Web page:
Why You Should Create Online Communities and Memberships

(Episode 1 of 2 with Gordon Glenister)

Why You Should Create Online Communities and Memberships
Gordon Glenister is the author of Influencer Marketing Strategy, the host of the Influence the Global podcast on influencer marketing, and the Chair and Founder of the Influence Division of the Branded Content Marketing Association. He is also the co-founder of the top 100 most influential people index.

In today’s episode, we’re going to discuss the benefits of online communities and memberships in-depth, and then touch on the benefits of interviews and influencer marketing. 

The Benefits of Online Communities and Memberships 

Traditionally, associations and trade organizations had to host in-person events for their members; however, now they are becoming more digital. Many associations and trade organizations have started to launch membership sites and online communities. 

Gordon used to run a trade association for 11 years as the chief executive and he said, “Many trade associations have found that their value proposition has been waning because people have been able to search for content online and [join] online communities like Facebook and LinkedIn groups. There’s so much free content out there so these organizations have really needed to up their game and provide constant value to their members.”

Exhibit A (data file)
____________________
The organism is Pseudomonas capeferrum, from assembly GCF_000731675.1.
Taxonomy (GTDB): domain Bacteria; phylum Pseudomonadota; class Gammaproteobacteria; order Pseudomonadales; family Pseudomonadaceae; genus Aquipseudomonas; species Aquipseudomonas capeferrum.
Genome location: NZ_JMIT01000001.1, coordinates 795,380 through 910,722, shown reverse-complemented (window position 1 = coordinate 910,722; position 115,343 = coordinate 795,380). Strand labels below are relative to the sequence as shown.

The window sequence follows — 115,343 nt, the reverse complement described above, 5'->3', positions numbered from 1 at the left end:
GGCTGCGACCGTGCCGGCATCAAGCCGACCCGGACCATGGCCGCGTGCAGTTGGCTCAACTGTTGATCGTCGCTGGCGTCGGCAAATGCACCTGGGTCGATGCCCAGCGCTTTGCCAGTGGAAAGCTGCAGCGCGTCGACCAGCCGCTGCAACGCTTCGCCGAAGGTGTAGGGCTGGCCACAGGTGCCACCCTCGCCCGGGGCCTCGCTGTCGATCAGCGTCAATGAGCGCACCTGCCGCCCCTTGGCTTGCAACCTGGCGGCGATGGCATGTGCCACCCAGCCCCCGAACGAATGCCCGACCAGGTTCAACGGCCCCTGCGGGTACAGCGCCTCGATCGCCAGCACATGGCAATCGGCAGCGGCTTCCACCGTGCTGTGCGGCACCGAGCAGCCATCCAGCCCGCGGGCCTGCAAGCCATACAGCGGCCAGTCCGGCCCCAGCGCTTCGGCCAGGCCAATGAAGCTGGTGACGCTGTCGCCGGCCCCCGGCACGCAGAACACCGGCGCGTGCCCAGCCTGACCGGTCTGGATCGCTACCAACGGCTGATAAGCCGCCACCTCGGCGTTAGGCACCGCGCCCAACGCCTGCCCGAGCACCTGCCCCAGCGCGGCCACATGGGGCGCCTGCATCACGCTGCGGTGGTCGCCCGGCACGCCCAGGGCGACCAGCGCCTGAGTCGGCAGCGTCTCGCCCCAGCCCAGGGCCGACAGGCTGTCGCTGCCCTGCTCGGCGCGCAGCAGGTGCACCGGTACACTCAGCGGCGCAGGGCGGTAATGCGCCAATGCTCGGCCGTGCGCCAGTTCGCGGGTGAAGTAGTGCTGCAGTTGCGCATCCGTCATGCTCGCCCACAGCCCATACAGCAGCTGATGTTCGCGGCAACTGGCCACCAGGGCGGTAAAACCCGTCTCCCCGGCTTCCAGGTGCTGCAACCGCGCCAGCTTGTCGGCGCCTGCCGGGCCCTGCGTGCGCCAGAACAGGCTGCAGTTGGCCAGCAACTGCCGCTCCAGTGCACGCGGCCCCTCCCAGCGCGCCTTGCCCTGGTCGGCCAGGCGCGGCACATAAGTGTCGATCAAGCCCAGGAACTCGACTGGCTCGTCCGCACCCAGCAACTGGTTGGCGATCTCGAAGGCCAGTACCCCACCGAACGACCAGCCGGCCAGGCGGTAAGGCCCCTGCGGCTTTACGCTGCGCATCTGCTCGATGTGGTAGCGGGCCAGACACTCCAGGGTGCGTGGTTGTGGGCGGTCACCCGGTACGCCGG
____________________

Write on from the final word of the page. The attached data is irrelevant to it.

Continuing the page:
This same principle applies to our businesses. Customers are becoming more and more digital. They can consume all the content they need online, whether it is informational or entertaining. I think there are great opportunities for entrepreneurs to go out, find a niche, and create a membership site under the name of their brand or association. Not only does it help us stay connected with our customers, but it is also one of the best ways to provide a recurring revenue stream. 

One of the major business tectonic shifts we’ve seen caused by the pandemic is that all businesses have the opportunity to become global. Instead of being limited to geographic regions or the number of seats we have at an event, we can now connect with customers all around the world through online communities and memberships.